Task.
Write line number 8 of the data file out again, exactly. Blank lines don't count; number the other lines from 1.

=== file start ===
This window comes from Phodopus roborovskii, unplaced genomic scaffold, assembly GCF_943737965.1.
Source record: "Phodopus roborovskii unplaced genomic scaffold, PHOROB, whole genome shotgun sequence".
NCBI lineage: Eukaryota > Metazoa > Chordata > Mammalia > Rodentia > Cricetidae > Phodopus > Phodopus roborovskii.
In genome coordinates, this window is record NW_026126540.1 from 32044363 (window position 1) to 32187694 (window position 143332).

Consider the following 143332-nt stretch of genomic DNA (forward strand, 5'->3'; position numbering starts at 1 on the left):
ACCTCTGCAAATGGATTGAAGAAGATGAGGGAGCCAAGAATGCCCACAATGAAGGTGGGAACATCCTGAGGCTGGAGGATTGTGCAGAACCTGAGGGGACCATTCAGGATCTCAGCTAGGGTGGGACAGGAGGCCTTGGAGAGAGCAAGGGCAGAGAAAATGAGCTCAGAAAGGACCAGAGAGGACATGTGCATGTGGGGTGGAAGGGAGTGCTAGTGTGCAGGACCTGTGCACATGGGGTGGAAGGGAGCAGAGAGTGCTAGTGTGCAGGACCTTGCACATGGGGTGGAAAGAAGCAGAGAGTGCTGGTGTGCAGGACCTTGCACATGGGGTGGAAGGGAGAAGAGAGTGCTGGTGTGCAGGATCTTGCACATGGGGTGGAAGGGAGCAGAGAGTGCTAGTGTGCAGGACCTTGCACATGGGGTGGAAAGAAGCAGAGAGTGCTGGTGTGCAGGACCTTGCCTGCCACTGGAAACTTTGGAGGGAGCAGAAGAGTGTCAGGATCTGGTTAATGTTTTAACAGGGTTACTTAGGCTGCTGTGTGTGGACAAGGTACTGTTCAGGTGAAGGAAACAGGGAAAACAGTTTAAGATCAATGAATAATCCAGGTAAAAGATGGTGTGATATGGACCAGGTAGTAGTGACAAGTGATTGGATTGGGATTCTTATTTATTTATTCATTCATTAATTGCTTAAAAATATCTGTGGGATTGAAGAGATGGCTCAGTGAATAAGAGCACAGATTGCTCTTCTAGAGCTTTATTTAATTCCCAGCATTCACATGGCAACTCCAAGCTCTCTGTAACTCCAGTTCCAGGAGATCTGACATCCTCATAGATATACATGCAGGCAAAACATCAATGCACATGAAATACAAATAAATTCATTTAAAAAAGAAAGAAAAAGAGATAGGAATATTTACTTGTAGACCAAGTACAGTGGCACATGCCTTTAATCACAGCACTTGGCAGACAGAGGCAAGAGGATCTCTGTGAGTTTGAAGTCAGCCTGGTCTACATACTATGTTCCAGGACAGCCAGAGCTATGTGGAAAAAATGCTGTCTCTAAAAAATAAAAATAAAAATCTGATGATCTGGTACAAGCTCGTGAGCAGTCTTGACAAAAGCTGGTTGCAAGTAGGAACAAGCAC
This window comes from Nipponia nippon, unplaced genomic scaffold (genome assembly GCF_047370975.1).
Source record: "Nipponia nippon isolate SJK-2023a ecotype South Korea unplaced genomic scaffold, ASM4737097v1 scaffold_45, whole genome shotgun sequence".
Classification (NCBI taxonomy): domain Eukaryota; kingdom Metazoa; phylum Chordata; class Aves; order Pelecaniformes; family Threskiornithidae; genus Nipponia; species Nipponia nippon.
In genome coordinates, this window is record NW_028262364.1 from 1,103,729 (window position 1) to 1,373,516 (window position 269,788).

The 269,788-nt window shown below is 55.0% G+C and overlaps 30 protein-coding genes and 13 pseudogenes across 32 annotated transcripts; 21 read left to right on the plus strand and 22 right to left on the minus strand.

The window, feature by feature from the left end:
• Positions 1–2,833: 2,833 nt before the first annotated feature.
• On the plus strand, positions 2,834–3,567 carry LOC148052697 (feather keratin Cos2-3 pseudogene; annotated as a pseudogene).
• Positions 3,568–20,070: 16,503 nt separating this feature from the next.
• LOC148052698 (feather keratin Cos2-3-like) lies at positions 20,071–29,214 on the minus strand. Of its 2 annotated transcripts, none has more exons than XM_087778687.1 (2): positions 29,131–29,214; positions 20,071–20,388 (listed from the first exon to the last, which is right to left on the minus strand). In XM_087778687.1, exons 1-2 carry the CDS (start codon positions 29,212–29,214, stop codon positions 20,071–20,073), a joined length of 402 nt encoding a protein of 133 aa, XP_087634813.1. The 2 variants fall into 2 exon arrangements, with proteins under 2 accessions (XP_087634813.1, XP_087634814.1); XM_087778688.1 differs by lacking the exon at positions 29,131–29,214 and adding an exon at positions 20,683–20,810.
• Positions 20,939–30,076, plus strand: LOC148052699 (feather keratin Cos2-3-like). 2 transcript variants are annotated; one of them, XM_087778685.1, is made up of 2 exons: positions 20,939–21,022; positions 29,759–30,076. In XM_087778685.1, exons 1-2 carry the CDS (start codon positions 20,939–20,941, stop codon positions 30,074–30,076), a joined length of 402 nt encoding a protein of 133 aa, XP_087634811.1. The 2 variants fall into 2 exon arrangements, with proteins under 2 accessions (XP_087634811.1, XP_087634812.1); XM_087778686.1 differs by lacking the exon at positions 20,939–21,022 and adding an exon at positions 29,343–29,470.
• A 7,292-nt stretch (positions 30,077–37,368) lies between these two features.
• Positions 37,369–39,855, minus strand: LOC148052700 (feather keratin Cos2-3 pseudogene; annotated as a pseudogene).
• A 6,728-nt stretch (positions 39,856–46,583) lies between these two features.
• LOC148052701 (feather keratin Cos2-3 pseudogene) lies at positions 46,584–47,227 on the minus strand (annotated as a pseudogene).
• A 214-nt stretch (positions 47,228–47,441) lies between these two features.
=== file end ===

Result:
Source record: "Nipponia nippon isolate SJK-2023a ecotype South Korea unplaced genomic scaffold, ASM4737097v1 scaffold_45, whole genome shotgun sequence".